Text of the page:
Peter Coupland has been at it a while: “I couldn’t believe it,” he recalls. “I went to a course, and this guy asked me how old a piece of equipment was. I realised it was 35 years old.

I was a bit embarrassed. I went out and bought the latest model.”

And, like this piece of equipment, Coupland realised his workshop was getting a bit long in the tooth.

“It was never really meant for a panel shop, that premises,” he admits. “I had the opportunity to buy it but I’d spoken to a couple of manufacturers and it wasn’t really presentable enough.”

The old shop, which Coupland certainly made the best of, was long and very narrow and not ideal to for efficient repairs.

So, after a long innings,  Coupland packed up his kit and bought a three-shed facility in Osborne Park, Perth.

Packing up his kit wasn’t so easy though. As with many gentlemen in this industries, Coupland had a slight tendency toward hoarding – despite adopting lean processes.

“That shop had been there since 1972. I threw out seven tonne of steel,” he laughs. “It was crazy. There was stuff there you could possibly keep, but no. I just got rid of it all.”

Still, there’s plenty of room for a new collection at the new Bowra Panel. Spread over three warehouse spaces, Coupland’s allowed individual areas for paint, panel and scrap respectively.

“The old shop was a thousand square metres undercover. Now, at the new site, just the body shop itself is a thousand square metres. And, I’ve got another 460 in the paint shop,” says Coupland. “But, in the future, we’re considering putting parts and repairs in there. It’s still early days. We haven’t really pushed it to what we plan to.”

In moving, Coupland finally had the ability to address a couple of gear issues that had been bugging him, too.

“In making the move, I also got all new equipment too,” he says. “I have the very first Car-O-Liner in Australia, believe it or not. But they were getting really old, so we’ve got the new Spanesi Speed Bench - the 106 - the big one for Mercedes-Benz and Porsche. It’s a very, very good machine.”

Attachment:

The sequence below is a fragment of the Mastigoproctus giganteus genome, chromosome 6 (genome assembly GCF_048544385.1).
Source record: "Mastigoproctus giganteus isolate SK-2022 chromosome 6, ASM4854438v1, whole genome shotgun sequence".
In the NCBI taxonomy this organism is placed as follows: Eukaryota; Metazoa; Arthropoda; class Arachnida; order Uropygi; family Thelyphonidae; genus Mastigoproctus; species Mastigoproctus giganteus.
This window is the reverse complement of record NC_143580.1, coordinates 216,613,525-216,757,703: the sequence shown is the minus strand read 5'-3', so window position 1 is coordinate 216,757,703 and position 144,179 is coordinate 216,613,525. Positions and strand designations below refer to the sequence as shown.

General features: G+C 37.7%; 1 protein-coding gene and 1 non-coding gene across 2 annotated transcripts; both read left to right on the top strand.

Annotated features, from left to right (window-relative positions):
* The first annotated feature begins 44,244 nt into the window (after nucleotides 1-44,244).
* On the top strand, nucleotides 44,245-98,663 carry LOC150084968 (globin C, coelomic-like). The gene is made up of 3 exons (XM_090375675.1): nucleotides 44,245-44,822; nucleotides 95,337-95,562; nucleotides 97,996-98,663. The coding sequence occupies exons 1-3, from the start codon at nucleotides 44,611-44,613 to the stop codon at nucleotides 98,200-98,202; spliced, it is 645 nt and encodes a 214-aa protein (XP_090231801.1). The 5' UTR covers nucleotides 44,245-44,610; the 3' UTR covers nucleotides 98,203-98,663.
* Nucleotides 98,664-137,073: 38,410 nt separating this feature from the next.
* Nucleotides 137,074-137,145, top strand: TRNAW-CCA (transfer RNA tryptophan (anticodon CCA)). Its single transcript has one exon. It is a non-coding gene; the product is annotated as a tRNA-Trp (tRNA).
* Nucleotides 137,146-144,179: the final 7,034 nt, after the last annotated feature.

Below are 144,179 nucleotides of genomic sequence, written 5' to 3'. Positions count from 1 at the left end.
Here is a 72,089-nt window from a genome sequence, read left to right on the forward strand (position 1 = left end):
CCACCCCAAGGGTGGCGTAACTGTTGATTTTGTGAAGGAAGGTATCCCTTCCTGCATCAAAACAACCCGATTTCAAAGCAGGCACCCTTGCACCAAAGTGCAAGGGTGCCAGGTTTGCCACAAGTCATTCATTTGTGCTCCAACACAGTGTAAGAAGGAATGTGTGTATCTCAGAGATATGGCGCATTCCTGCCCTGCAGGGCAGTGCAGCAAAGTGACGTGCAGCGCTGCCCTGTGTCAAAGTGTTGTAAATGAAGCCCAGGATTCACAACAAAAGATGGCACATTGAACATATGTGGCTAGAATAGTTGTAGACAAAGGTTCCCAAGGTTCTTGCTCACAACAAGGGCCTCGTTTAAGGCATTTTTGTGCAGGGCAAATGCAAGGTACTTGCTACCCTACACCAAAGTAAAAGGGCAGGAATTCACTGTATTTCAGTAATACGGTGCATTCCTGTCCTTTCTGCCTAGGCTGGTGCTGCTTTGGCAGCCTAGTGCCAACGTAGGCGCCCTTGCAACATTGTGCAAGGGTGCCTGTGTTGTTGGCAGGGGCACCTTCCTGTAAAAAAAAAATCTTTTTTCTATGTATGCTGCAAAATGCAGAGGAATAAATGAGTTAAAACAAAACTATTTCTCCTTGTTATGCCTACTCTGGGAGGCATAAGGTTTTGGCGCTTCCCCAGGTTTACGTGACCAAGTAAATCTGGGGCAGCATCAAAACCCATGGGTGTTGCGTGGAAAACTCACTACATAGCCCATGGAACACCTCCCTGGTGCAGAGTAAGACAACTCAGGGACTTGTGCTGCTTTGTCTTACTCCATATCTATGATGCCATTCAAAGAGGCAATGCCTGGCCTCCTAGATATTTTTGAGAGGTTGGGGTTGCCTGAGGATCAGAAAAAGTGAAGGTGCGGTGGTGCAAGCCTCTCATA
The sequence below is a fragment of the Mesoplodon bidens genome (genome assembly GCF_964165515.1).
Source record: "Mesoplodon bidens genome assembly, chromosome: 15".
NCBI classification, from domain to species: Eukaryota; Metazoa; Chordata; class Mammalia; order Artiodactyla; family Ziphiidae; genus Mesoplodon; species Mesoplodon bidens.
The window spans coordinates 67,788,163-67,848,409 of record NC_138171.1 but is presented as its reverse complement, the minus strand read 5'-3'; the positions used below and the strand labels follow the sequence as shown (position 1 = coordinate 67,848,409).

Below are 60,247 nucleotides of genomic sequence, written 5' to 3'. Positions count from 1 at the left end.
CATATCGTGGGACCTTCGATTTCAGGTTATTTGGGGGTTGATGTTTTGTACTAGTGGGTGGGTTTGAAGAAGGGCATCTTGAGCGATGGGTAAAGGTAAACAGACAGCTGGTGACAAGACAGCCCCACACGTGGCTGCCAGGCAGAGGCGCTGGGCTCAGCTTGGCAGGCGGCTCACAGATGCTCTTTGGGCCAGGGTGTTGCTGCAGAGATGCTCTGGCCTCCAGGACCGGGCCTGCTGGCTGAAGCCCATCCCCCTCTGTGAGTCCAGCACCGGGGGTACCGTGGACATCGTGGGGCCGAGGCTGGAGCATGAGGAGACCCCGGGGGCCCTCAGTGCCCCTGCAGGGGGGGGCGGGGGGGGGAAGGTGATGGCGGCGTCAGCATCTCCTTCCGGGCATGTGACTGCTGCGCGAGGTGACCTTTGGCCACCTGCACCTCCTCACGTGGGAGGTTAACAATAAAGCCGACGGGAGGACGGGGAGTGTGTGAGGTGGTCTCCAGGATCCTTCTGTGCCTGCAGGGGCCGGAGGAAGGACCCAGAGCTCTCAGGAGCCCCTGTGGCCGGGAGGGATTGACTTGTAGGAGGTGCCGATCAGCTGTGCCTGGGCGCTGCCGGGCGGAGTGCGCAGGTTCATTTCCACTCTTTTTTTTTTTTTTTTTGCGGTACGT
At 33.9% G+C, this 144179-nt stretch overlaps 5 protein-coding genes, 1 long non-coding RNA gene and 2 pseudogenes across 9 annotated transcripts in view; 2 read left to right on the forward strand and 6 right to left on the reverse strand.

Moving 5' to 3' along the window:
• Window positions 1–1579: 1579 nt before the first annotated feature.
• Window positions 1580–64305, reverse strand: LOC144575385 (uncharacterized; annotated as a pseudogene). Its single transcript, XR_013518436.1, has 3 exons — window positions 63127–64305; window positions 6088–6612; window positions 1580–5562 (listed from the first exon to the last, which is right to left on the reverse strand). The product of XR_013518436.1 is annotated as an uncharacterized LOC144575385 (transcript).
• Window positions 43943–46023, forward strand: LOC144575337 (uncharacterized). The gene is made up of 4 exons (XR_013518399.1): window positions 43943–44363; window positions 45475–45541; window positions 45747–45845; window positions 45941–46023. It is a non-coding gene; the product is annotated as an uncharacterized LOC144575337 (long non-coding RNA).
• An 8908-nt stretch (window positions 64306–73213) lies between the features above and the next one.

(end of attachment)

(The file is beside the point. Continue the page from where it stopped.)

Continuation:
And, the new site allowed for the installation of a dedicated aluminium and mixed-metal unit.

“I’ve got an aluminium booth I’ve just assembled,  and it’s got extraction,” says Coupland. It is an old spraybooth that’s been converted — both a green and financially savvy way to go.

When it comes to any of the bits and pieces that are part of the trade, Coupland admits he’s particularly tight. Directly across from the consumables cupboard is an exact replica, stocked with exactly the same goods.

“Consumables are very tight, that’s why we mirror-image it,” says Coupland. “The one in the cupboard that’s locked is exactly the same. When we pull it all out, we know exactly what we’ve got to order. It’s pretty basic, but it works well.”

In the reception area, we sell products occassionally,” he explains. “Polishes and disinfectant bombs and driving lights, and we’re using the Sikkens waterborne products at the moment.”

Reception is so vast your could easily host an international line dancing competition. There’s already a couple of motorbikes on display — perhaps Coupland might follow in Exclusive Body Werks’ footsteps, there’s certainly space for a mini–museum.

We’re currently on the road to I–CAR Gold, and I’d like to think we’d have that done by the end of the year.

And it’s from this area that Coupland has a panoptical view of the workshop via a series of LED screens.

“I’ve got monitors that attach to cameras in the workshop so I can see where operations are at,” he says. “And, I’ve got big windows over the workshop area”

It’s in this spot, looking out over the warehouse, that Peter Coupland is going to stay, too.

“I don’t intend to go anywhere at the moment. I could easy do another ten years,” he says. “Absolutely! I’m sixty, but I feel like I’ve just had another oomph.”

judges’ comments

Sam Street

Such a huge contrast to the old shop, Coupland has set himself up for success and acquired a new lease of life — business–wise.


Judge Powell

Nice new shop with plenty of space to put things where you want them in order to create good flow. This has made a huge difference for Peter who battled with the old long narrow shop.

shop stats

Size: 1400m2

Staff: 13 inc 3 apprentices

Other services: Windscreens

No of cars per week: 50

type of repair: All types

OEM: Holden

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